OPINION: QU Dining – You can’t eat with us

Emily DiSalvo

Hot take: Quinnipiac Dining is an exclusive dining club, reserved for a select group of digestive tracts.

While anyone can slither their way through the orange turnstiles leading into the cavern of questionable creations, not everyone is welcomed with open arms.

“But G8,” QU Dining will say. “Don’t forget about G8! If you have any sort of dietary restrictions, they will take care of you!”

That’s about as effective as when Republicans in Congress try to justify their support of Trump. “But Kavanaugh,” they say. “He did do one good thing!”

In my opinion, G8 is as ineffective at inclusivity as Kavanaugh is at keeping his hands to himself.

G8 is great if you’re allergic to peanuts, but less great if you’re vegan, vegetarian or simply don’t like that chicken jambalaya substance they serve every other day.

G8 is a token. It’s so QU Dining can say they made an effort to include the dietary minorities but in reality, their commitment to including these groups is as flakey as the crust on that really great cheesecake they only serve at orientation and prospective student days.

That brings me to another point. What was that food they served at orientation and can we have it back?

I remember coming to orientation and being amazed. I had fajitas, vegetarian lasagna, a vanilla bean cupcake, an edible veggie burger and a salad bar with 100 percent identifiable ingredients all within a span of two days. It was so inclusive. So vegetarian-friendly. So yummy. And I was so hopeful.

Now, I’ve been here for two semesters and I haven’t seen a single fajita. I saw one vegetarian lasagna and it was at a prospective student dinner. The best baked goods I can find are the confetti cookies from Starbucks but that requires waiting in a line that snakes around the piazza. The last veggie burger I had was made entirely of rice. And I have sworn never to return to the salad bar after I bit into a hard boiled egg and the inside was brown.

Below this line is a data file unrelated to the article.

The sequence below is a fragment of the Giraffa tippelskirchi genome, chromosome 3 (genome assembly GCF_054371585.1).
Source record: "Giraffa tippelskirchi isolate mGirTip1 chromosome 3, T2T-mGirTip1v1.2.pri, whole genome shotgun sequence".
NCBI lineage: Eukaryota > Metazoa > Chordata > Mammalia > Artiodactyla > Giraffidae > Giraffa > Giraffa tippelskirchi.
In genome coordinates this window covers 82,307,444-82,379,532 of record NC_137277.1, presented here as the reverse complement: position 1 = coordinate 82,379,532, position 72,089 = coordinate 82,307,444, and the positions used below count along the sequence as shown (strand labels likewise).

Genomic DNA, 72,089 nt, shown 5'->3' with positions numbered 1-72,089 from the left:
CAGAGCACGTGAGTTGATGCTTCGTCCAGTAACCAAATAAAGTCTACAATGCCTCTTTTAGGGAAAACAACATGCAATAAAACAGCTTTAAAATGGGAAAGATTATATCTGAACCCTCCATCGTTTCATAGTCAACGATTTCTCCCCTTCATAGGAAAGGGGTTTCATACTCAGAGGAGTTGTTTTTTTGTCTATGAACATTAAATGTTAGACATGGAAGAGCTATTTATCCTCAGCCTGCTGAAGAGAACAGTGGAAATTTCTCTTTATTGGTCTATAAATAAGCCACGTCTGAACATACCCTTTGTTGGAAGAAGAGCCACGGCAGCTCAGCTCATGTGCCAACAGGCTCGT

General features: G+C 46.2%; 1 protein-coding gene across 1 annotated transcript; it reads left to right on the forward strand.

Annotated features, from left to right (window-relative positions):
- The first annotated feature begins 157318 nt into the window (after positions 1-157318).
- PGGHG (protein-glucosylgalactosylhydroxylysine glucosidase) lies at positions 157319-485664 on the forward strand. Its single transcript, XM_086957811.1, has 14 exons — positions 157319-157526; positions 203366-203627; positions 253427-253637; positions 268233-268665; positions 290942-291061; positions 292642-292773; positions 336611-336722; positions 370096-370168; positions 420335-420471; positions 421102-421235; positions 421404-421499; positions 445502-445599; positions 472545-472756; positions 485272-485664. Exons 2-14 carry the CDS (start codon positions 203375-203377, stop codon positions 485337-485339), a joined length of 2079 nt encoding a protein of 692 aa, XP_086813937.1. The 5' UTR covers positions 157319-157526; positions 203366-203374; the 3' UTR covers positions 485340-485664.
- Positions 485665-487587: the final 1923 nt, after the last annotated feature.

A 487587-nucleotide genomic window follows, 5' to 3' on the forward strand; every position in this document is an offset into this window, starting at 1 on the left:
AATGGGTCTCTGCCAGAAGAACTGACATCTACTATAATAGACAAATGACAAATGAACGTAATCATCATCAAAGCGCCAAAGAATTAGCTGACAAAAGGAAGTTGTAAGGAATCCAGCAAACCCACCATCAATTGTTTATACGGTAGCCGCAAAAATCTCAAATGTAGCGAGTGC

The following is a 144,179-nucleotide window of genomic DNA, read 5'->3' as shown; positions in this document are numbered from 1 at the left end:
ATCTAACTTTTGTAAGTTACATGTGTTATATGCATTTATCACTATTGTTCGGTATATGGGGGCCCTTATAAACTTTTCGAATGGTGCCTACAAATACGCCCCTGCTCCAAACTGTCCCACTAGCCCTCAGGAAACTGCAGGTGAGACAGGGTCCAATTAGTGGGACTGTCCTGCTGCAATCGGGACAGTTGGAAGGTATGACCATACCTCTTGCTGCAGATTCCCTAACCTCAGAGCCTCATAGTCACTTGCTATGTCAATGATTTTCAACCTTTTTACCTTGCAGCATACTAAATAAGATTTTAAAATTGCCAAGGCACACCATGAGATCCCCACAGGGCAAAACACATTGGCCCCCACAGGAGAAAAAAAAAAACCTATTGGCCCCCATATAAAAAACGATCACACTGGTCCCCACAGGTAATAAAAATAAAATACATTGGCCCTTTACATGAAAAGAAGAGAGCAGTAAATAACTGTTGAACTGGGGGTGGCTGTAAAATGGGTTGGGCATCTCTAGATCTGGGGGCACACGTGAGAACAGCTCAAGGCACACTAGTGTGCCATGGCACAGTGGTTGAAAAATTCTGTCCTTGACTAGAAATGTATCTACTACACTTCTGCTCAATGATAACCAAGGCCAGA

What options are left? There’s Create, the hot food station, which is a wild card, but always a greasy one. For some reason, no matter what I eat there I always feel gross afterward. Even if they try to be healthy, it’s as if they get nervous and add a few tablespoons of butter and breadcrumbs.

One time, I walked by Create and I got really excited. They were serving chickpea patties and baked tomatoes with feta. For a moment, I felt included. For once, my intolerance for General Tso’s chicken and fatty ham dinners was not being held against me. I could have something wholesome.

I quickly walked over to Create, accidentally cutting the line because I hadn’t been there in so long, I forgot how things worked. I snagged a chickpea patty and a tomato and scurried over to check out.

I sat down, eager to devour my first meal that did not consist of rice and tofu since Bowl Life opened.

I sliced the patty and popped a bite in my mouth when I recoiled. It was spicy and had the texture of a cat hairball. My eyes watered and I nudged it to the edge of my plate.

I cut the tomato in half and to my chagrin I found that under the feta, QU Dining had done it again. They had made something healthy, freaked out and added breadcrumbs. It was a baked tomato with feta alright, but the inside was choc-o full of bread crumbs. Rice it was.

Well since it was a Friday evening, Quinnipiac Dining was in hibernation. Au Bon was closed. The only ingredients they had left at Bowl Life were wheat berries (????). All day breakfast was closed. The sushi and noodle place was boarded up. I shuffled over to the yogurt station to see some purple residue at the bottom of the yogurt pans. Yup, never mind.

That’s when I broke into the Chartwells shuffle. You know the one. The pacing loop from Grilled to Create to the soup station to the salad bar that then loops back to Grilled.

It’s a vicious cycle when you’re hungry and it’s one I find myself lost in far too often.

Weekdays aren’t much better. The sushi and noodle station is open, but it’s riddled with cross contamination. The men that dig their hands in the raw crab meat are not changing their gloves before they make the vegetarian’s cucumber avocado roll. The Mongolian pork is pressing the flesh with the tofu. The deadly wasabi is rubbing noses with the innocent ginger.

Au Bon is open, but it seems like it’s every other day that we see a sign that says, “no sandwiches or salads due to technical difficulties.” Au Bon, I’m sorry but if you aren’t serving sandwiches or salads, what are you serving? Muffins?

Unless you like butter, breadcrumbs, rice burgers, muffins or raw crab, many days you’re out of luck at the QU Dining club, even if you don’t have a dietary restriction. If you do, I recommend rice.